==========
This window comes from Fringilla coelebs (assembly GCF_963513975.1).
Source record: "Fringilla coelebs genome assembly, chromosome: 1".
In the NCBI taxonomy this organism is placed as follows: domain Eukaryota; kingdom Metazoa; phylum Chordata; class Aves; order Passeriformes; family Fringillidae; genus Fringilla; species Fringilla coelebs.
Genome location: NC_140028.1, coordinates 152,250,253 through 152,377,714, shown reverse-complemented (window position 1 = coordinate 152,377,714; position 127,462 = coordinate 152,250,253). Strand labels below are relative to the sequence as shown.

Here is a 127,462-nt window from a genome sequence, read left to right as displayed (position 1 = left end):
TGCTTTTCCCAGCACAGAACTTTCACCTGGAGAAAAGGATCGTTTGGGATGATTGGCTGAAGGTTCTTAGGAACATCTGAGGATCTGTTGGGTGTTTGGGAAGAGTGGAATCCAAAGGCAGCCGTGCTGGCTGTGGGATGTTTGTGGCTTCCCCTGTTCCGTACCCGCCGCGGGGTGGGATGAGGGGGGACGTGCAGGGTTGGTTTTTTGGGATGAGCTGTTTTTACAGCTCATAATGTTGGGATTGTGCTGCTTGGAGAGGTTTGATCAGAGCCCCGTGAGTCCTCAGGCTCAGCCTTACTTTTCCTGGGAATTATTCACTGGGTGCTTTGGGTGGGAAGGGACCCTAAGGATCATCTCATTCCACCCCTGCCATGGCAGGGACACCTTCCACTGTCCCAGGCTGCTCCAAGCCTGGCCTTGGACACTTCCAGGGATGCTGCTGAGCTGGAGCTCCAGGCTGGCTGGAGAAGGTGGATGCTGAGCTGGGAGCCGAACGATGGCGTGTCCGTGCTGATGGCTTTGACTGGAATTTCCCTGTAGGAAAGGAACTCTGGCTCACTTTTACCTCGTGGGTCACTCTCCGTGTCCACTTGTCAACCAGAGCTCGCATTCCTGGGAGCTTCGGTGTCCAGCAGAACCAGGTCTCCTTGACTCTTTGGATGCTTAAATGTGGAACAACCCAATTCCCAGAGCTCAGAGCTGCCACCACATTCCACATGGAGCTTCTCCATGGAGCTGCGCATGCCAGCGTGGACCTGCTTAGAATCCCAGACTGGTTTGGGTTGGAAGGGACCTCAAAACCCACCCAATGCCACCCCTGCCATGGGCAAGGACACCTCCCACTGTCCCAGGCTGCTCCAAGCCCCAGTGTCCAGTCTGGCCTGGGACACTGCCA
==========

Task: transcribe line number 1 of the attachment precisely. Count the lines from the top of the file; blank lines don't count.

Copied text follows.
This window comes from Fringilla coelebs (assembly GCF_963513975.1).